15.795 Behavioral Decision Theories and Applications
Introduces fundamental behavioral theories of human decision making and demonstrates how they impact the design of management strategies and policies. Topics include prospect theory, reference-dependence preferences, loss aversion, ambiguity aversion, regret, inter-temporal preferences, social preferences, cognitive hierarchy, bounded rationality, and adaptive learning. Studies these concepts in a wide range of applications, including pricing, supply chain management, social welfare, marketing, contract design, sustainability, and e-commerce. Discusses experimental methodologies to identify and measure various preferences and phenomena, as well as mathematical models to capture them in decision making. Content updated from year to year to include state-of-the-art research.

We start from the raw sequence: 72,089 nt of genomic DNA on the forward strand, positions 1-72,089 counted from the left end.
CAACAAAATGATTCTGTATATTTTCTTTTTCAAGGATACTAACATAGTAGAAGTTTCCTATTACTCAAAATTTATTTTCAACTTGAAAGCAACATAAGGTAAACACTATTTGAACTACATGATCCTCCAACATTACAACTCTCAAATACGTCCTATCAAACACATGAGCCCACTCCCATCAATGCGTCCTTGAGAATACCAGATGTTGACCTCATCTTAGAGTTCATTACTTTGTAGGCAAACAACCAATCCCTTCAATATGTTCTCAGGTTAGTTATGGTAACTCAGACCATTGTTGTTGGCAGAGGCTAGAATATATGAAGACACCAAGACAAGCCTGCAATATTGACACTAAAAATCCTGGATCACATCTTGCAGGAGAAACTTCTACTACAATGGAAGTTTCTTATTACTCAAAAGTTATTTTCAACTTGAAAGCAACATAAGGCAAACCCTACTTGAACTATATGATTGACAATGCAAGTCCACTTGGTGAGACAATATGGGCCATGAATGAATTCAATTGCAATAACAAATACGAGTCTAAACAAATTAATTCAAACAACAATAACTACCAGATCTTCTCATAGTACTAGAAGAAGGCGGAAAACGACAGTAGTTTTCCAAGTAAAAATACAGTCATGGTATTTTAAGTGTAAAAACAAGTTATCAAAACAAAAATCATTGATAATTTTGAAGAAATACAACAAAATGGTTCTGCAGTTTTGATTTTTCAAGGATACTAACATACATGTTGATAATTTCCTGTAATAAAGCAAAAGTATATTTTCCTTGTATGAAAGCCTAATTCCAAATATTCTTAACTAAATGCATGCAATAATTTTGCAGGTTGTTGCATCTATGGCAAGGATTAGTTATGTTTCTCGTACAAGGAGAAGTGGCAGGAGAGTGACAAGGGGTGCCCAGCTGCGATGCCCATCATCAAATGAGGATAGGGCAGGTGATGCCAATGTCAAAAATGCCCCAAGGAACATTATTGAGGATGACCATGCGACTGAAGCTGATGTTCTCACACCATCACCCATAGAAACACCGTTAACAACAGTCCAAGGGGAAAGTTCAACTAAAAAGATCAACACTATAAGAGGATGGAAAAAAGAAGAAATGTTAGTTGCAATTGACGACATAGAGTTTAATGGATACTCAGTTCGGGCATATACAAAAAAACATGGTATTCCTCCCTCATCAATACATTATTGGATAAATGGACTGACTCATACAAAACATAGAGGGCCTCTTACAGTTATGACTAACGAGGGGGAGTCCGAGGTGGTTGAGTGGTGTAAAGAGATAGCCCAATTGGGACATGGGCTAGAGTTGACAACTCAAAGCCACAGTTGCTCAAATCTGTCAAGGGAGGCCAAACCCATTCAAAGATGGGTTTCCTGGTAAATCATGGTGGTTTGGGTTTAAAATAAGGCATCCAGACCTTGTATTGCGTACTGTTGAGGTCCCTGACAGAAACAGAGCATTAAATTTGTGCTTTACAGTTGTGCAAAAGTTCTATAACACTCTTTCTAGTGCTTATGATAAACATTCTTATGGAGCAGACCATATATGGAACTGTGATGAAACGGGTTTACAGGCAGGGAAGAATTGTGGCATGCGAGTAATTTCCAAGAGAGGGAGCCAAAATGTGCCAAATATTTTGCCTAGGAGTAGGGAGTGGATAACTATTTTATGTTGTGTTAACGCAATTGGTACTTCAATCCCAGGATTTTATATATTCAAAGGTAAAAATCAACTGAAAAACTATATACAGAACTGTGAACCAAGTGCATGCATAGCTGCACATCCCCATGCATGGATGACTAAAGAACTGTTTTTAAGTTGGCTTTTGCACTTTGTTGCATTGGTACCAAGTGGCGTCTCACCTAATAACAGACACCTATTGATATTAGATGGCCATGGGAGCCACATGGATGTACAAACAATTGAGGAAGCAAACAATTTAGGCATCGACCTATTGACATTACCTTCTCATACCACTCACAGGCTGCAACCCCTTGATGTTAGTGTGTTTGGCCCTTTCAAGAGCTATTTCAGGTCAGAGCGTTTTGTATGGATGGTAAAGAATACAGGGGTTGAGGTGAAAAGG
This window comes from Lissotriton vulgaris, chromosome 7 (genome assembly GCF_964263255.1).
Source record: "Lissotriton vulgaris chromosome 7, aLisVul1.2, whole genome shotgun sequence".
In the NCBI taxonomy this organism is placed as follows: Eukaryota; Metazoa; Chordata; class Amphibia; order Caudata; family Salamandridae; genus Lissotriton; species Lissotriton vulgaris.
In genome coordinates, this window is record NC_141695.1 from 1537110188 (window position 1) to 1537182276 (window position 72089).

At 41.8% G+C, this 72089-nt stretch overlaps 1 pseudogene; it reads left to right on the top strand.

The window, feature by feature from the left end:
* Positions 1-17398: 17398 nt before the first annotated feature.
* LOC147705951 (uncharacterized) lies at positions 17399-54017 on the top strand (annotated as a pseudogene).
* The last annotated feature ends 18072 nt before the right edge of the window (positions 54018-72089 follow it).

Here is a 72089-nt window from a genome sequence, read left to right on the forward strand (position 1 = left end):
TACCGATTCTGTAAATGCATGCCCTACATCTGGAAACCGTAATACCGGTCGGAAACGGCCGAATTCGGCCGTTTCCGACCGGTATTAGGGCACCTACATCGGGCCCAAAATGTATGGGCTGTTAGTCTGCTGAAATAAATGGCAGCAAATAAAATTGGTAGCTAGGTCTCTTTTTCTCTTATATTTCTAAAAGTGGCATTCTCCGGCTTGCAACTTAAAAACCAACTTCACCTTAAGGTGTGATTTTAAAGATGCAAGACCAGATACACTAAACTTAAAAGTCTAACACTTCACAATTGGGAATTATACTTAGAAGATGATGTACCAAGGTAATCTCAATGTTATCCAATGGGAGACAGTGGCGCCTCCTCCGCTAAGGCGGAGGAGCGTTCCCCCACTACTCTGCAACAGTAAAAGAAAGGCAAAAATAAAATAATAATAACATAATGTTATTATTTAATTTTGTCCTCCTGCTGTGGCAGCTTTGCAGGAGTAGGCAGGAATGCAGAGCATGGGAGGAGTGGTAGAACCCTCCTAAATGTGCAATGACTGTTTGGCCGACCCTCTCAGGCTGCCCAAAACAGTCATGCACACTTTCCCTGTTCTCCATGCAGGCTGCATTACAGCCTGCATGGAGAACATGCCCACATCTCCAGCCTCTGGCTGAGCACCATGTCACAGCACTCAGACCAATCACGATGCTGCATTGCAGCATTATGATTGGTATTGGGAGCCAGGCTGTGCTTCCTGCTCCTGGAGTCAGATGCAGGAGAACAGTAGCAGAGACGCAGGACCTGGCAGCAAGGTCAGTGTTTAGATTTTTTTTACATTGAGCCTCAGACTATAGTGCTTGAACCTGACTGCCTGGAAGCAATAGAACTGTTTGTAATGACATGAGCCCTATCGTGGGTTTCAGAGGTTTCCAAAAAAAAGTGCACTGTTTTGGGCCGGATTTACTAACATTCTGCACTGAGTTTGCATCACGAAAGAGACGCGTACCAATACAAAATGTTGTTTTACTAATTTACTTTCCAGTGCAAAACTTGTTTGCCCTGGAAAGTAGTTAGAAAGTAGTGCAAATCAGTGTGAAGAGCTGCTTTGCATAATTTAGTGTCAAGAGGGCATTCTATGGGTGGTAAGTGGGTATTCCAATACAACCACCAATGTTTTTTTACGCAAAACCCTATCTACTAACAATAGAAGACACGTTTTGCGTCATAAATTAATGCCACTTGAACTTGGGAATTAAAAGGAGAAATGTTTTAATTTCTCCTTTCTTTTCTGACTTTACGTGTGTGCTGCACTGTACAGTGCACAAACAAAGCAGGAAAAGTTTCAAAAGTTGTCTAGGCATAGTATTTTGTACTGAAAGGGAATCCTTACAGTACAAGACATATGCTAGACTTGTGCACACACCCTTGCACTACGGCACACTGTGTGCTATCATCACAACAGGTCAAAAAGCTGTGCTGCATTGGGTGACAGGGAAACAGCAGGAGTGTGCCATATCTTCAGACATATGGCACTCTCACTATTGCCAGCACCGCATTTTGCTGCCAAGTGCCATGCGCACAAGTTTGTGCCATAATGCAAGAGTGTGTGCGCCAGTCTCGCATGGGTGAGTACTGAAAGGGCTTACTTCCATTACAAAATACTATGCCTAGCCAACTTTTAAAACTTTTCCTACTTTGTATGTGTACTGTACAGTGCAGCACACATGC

This class has no prerequisites.
This class counts for a total of 12 credits. This is a graduate-level class.
You can find more information at the 15.795 syllabus site.
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